Interior Secretary and former Montana congressman Ryan Zinke has blamed "radical environmental groups" for a lack of forest management in California which he says paved the way for tinderbox conditions that led to the recent wildfires which have killed more than 80 people, while over 700 are still missing.
Zinke told reporters on a Tuesday conference call that "lawsuit after lawsuit by, yes, the radical environmental groups that would rather burn down the entire forest than cut a single tree or thin the forest" prevented the state from safely managing its forests.
"This is where America stands. It's not time for finger-pointing. We know the problem: it's been years of neglect, and in many cases, it's been these radical environmentalists that want nature to take its course," Zinke said in the Sunday interview, according to CNN. "We have dead and dying timber. We can manage it using best science, best practices. But to let this devastation go on year after year after year is unacceptable."
In August, Zinke called out "extreme environmentalists" in an interview with KCRA, while he also lambasted "environmental terrorists groups that have not allowed public access, that refuse to allow harvest of timber" in an interview with Breitbart Radio the day before.
The Daily Caller's Michael Bastasch noted in August:
Zinke is taking the conversation away from global warming and bringing it back to land management, including the litigation and environmental laws that keep officials from actively managing the forests.
Instead, activists focus on global warming, arguing human-caused warming has expanded wildfire season due to longer hotter, drier conditions in the western states. At the same time, these groups often oppose efforts to clear forests of debris and dead wood that fuel fires when hot, dry weather sets in every year.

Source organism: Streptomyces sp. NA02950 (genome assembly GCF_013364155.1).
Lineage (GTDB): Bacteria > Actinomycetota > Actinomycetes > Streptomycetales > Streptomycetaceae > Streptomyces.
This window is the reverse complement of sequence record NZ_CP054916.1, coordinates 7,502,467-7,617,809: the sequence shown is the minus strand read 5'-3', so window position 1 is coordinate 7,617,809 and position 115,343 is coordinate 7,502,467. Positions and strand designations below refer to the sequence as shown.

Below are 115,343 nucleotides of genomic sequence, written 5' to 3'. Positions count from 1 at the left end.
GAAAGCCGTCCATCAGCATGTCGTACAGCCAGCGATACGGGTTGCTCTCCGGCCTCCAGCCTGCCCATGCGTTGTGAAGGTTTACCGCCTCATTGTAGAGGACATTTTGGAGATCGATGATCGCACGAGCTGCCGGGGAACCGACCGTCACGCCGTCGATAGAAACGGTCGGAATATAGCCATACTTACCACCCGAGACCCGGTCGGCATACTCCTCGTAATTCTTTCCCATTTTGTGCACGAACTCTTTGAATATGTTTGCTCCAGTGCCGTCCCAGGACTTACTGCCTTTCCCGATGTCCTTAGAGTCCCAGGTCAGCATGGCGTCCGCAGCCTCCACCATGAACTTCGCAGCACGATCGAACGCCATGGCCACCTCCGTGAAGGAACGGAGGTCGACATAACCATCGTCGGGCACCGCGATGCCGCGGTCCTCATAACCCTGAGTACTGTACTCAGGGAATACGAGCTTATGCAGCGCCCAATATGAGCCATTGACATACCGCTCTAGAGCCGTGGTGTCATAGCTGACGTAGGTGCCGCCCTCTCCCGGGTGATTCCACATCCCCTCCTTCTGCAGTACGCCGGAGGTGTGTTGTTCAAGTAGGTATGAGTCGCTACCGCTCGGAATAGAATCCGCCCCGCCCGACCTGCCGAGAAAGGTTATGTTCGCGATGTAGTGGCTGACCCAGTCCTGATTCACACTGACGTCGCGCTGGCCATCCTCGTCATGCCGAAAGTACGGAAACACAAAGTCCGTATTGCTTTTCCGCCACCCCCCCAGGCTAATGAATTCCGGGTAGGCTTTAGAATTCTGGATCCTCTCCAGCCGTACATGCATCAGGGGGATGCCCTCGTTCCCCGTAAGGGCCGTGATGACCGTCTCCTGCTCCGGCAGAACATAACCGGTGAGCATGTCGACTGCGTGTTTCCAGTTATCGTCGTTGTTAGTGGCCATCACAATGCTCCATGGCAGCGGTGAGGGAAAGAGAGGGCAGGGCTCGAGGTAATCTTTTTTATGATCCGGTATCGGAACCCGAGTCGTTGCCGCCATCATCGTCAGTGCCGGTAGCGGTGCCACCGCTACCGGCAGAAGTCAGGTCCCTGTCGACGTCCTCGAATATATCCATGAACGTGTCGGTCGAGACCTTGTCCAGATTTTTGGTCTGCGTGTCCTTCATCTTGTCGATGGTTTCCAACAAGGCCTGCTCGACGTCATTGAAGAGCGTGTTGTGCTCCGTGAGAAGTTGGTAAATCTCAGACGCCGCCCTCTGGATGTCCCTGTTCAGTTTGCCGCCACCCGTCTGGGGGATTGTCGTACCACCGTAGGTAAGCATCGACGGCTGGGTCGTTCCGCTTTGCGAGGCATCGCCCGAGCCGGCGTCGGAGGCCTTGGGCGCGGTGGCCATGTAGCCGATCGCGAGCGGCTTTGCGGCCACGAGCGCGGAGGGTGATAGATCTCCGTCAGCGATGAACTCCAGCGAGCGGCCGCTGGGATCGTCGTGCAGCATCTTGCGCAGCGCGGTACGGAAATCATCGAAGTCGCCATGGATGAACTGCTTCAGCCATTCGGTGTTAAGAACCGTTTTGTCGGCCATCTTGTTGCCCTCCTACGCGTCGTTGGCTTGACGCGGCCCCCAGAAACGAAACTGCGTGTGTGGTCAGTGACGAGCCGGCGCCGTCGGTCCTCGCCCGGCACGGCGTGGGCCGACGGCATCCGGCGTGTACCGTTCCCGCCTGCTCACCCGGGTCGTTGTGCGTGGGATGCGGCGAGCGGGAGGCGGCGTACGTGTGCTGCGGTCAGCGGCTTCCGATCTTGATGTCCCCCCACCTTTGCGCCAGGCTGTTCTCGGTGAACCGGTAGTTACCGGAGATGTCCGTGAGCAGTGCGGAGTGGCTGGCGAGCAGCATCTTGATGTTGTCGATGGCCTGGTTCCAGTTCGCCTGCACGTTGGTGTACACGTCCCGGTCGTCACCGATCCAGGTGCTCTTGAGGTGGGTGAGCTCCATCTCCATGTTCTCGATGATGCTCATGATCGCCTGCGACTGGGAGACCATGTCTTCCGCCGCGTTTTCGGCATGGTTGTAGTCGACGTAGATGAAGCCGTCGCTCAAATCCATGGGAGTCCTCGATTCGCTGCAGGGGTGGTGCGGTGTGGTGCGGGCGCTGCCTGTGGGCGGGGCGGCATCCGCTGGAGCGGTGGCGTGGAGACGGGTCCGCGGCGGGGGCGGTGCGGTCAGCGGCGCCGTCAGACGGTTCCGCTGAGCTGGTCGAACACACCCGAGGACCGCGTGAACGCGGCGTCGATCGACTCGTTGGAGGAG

“I’ve heard the climate change argument back and forth,” Zinke told the Sacramento-based KCRA. “This has nothing to do with climate change. This has to do with active forest management.”
Wildfire experts tend to see land management and urban growth as prime drivers of wildfires.
Many experts also see global warming as a factor in the rise of fires, but admit the relationship is more complicated than the media lets on.
“The story can’t be a simply that warming is increasing the numbers of wildfires in California because the number of fires is declining. And area burned has not been increasing either,” University of Washington climate scientist Cliff Mass wrote in a recent blog post.
In fact, the recent National Climate Assessment special report gave “low to medium confidence for a detectable human climate change contribution in the western United States based on existing studies.”
Most wildfires are caused by humans, mostly unintentionally. Sparks from vehicles or equipment, power lines, arson and cigarettes are some of the ways humans cause massive blazes. Lightning is the cause of wildfires humans don’t spark.
In California, for example, humans caused 95 percent of all wildfires, with power lines and utility equipment becoming a growing problem. Research also shows that wildfire season has primarily grown from population growth in fire-prone areas, increasing the chances of a fire-causing spark.